Fungal Meningitis outbreak: Aggressive brainstem attack claims 12 lives, new research reveals unique fungus behavior

Visual Representation
Visual Representation

United States: The United States has registered as many as 24 patients of fungal meningitis; out of the total, twelve (12) succumbed to the infection, according to the health authorities. Reportedly, the majority of the infected cases visited two medical clinics in Matamoros, Mexico.

New research published in The New England Journal of Medicine on Wednesday underlined that the fungus causing the infection aggressively attacked the base of the patients’ brains, according to the reports by NBC News.

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The health officials have mentioned that the patients had undergone cosmetic procedures which required epidural anesthesia. According to a later discovery, the fungus called Fusarium solani is found in the epidural.

According to the reports by NBC News, the electronic health records were monitored and surveyed by researchers from the University of Texas System jointly with the Centers for Disease Control and Prevention (CDC). Of all 13 patients, imaging and pathology reports were also scrutinized. They discovered that the fungus really liked attaching to blood vessels, especially in the brainstem, where there are a lot of them.

Comments by the health experts!

One of the authors of the research, who also served as the division director of infectious diseases at UTHealth Houston – Dr. Luis Ostrosky, stated, “What we ended up seeing is. Literally, this fungus eats through blood vessels and causes clotting as well.”

It is to be noted that the health experts emphasized that such fungus behavior in the human body resulted in strokes, brain hemorrhages, and increased pressure within the brain.

Additionally, the senior public health adviser of health and medical affairs at the American Public Health Association – Dr Celeste Philip, who did not contribute to the research, mentioned, “Seeing how the brain stem was impacted in very specific ways, which were unexpected and unusual, is an important finding and potentially could help alert clinicians to future cases.”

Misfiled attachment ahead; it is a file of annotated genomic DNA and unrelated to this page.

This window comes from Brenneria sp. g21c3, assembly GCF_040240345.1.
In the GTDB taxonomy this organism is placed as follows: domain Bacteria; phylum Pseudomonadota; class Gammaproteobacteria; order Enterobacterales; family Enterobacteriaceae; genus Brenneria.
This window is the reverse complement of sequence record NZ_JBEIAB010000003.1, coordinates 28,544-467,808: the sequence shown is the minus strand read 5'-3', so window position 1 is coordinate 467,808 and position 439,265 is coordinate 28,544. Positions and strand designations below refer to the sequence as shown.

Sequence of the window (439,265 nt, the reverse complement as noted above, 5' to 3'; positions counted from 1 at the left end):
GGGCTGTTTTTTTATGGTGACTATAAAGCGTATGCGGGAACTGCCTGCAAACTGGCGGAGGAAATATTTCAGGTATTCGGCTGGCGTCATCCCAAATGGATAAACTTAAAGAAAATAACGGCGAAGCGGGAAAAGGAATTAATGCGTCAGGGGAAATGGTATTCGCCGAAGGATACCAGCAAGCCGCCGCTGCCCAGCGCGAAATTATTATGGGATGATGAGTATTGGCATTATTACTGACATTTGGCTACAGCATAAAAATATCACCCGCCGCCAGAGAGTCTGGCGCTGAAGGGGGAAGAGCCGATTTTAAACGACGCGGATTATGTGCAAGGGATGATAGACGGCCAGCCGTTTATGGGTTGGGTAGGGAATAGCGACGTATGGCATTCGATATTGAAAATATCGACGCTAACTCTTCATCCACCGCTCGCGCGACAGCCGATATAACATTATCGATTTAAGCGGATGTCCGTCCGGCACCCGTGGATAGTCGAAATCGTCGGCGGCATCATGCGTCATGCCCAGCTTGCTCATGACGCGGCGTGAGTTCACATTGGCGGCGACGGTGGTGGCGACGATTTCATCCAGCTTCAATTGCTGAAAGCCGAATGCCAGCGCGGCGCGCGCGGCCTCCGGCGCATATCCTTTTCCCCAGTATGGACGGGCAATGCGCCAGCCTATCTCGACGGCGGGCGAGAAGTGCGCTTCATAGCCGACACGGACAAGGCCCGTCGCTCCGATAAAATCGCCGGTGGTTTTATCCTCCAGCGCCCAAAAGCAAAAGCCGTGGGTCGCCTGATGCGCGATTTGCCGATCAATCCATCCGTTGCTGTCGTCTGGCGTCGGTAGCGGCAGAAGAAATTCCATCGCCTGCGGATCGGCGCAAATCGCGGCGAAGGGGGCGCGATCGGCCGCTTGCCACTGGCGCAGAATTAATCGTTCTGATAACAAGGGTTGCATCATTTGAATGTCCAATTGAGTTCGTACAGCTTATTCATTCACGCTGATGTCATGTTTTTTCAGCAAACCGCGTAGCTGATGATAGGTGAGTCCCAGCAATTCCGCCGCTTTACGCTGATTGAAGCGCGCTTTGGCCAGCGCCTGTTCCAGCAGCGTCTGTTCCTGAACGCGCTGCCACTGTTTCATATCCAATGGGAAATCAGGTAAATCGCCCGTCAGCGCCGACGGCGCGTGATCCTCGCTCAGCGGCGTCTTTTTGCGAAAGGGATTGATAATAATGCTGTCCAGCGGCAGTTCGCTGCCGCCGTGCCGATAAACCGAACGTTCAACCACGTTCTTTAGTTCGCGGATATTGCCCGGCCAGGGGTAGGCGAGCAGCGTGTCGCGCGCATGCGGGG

Visual Representation for rashes caused by Fungal Meningitis

Both experts were accompanied by an infectious disease expert and epidemic intelligence officer at the CDC – Dr Katrina Byrd. She highlighted that after getting infected with the fungus, it is really difficult to get an early treatment.

“If we can catch the infection early, the length of the treatment is shorter, and the effect of the infection on the body is less severe,” she was quoted saying, according to NBC News.

Health status of the remaining six patients!

During the outbreak, six of the patients who survived were given an experimental antifungal drug. Lab tests revealed that the fungal strain was resistant to existing drugs. The CDC’s epidemiologist, Dallas Smith, who led the agency’s efforts in the outbreak, mentioned this information. Unfortunately, a seventh patient who received the drug did not survive.

Smith highlighted the challenge of cultivating the fungus from spinal fluid in the lab. The successful sample came from the brain of a deceased patient, according to the reports by NBC News.

Both survivors and some who passed away received additional treatments such as steroids for inflammation, spinal fluid diversion shunts, and other advanced measures to address the impact on the brainstem.

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